The best way to anticipate what a person will do in the future is to review what he or she has done in the past. Prior behavior can reveal much about a person’s goals, beliefs, and priorities, and it can tell us how they tend to approach challenging situations. Mr. Trump remains something of an enigma, though, at least when it comes to public policy. His real estate dealings and other business attempts don’t tell us much about his visions for domestic or foreign affairs. When he does talk about his plans for the nation, his pronouncements are most often vague. Sometimes, as in the case of a border wall and expanding our nuclear arsenal, they are so outrageous or nonsensical that one can only assume he can’t be serious but is instead attempting to shock, confuse, or draw attention. Some people have speculated that his impulsive statements and erratic behavior are intentional to keep his adversaries off guard. I don’t think so. I’m unconvinced that a well-conceived manipulative strategy underlies such things. His statements are too unscripted and contradictory for that. However, they can tell us much about his psychology.
Despite his lack of political experience, Trump has quite a past, and it might help us predict his behavior as president. I recently came across a fascinating (and very long) article, The Mind of Donald Trump, published in the June 2016 issue of The Atlantic. It was written by Dan P. McAdams, a professor of psychology and the director of the Foley Center for the Study of Lives at Northwestern University. His insights about the personality and psychology of the man who will soon occupy the Oval Office are both enlightening and disturbing.
According to McAdams, the self-promoting bluster Trump exhibited during his campaign wasn’t just showmanship for the sake of gaining political support. Self-promotion is not only what Trump does; it’s what Trump is. Professor McAdams concludes his article with this paragraph:
Who, really, is Donald Trump? What’s behind the actor’s mask? I can discern little more than narcissistic motivations and a complementary personal narrative about winning at any cost. It is as if Trump has invested so much of himself in developing and refining his socially dominant role that he has nothing left over to create a meaningful story for his life, or for the nation. It is always Donald Trump playing Donald Trump, fighting to win, but never knowing why.
Donald Trump’s boisterous bragging may have been a show, but the show is all there is. His statements about having ‘a good brain,’ of being ‘like, smart,’ and his claims about the accuracy of his instincts aren’t just bluster. He believes them, or at least he believes they are useful things to say. Ultimately, Trump believes in the greatness of Donald Trump. If he has any values beyond that, they are not clear. Everything he does, everything he says, is to enhance his self-image and to get others to agree with it.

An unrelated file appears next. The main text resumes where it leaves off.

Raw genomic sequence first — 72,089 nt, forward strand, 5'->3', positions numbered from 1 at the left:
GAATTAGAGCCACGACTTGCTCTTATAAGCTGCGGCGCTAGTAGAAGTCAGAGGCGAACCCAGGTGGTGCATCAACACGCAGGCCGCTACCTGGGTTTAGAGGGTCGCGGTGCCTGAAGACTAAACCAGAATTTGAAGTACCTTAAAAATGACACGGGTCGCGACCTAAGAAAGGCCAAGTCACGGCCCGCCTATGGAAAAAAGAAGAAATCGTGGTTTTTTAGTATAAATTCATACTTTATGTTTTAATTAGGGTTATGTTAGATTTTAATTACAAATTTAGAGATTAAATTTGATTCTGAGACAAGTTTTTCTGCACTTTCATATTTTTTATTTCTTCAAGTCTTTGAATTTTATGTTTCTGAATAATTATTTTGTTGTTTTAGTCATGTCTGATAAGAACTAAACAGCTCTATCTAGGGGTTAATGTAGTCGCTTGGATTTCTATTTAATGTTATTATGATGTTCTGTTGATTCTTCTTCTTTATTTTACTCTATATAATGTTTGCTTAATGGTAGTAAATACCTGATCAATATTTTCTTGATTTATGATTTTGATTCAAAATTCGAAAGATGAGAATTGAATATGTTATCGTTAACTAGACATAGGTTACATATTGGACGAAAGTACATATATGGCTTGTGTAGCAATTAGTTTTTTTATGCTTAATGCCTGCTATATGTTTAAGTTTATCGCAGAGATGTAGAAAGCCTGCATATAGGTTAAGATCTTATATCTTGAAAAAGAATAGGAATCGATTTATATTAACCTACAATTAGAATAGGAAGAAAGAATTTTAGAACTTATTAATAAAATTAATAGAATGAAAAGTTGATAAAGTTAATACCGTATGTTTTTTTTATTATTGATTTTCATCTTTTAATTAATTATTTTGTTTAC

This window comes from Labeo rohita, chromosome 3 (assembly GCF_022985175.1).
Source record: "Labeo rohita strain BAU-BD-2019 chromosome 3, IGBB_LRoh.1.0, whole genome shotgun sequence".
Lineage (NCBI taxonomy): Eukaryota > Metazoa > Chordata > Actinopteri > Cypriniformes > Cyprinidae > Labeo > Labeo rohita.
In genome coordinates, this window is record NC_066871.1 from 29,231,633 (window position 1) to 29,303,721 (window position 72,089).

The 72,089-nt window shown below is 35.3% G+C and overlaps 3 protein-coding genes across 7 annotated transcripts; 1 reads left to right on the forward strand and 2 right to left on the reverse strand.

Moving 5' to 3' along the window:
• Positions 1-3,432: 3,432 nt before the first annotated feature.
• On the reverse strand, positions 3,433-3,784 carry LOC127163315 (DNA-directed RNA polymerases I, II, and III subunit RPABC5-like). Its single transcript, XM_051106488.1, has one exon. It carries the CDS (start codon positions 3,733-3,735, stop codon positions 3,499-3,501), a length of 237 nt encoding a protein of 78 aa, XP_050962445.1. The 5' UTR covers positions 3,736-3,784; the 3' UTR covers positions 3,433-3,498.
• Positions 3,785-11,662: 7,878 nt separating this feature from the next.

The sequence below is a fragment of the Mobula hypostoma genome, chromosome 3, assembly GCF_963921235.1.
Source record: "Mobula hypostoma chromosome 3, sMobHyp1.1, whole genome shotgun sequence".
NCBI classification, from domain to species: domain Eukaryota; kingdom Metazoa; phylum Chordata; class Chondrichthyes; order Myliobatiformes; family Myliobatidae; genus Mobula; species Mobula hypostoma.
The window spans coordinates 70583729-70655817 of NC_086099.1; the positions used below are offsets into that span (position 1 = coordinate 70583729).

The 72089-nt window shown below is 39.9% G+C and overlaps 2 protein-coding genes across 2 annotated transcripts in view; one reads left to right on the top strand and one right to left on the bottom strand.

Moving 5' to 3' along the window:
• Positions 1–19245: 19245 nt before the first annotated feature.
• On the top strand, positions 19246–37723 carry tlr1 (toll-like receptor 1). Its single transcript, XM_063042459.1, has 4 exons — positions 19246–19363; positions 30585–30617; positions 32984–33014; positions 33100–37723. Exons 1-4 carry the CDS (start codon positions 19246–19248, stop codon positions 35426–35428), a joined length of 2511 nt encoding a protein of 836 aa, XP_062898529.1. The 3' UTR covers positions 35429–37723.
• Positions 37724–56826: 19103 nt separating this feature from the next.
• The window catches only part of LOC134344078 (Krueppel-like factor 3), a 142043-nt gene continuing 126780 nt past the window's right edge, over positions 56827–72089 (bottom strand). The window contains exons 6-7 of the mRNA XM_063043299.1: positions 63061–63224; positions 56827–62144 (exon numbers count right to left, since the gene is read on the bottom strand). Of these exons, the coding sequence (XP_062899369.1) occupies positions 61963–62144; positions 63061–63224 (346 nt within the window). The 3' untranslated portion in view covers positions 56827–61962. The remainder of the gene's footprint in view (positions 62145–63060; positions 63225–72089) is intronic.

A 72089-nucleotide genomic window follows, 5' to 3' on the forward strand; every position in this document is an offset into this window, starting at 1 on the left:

Trump is quick to take credit for successes, but he is very poor at accepting responsibility for his mistakes. When challenged about his questionable actions, Trump’s first reaction is often to deny they happened. When this fails, he frequently disparages the character of his accuser. We have seen this kind of behavior several times during the presidential debates, but it is also how he responded to multiple accusations of sexual abuse and fraud. When confronted with a failure, he denies accountability. When this is not possible, he reinterprets the situation, rationalizing such things as not delivering promised results, bankruptcies, and defaulting on loans as part of a legitimate business strategy. This is not just an attempt at public deception. It is self-deception as well. He is extremely reluctant to consider, let alone accept, that he may have made a mistake. As president, I expect this personality flaw will remain unchanged.
Presidents must be thick-skinned. They need the maturity and strength of character necessary to tolerate criticism without taking personal offense and without threatening reprisal. Trump does not have it. He is quick to seek retribution for real and imagined challenges. Publically, this has taken the form of threatened lawsuits. He threated Ted Cruz with a lawsuit because Cruz ran a campaign ad against him. He threatened to bring suit against the Washington Post for an article it published on the bankruptcy of the Trump Taj Mahal casino in Atlantic City. He actually brought suit against the comedian Bill Maher for a joke about Trump’s ancestry (i.e. about being part orangutan. Apparently, Trump did not know enough biology to recognize a joke about his orange hair). Trump seldom follows through with these threats, but that is not the point. His behavior is like that of a spoiled child threatening to tell his mommy about a sibling calling him a name.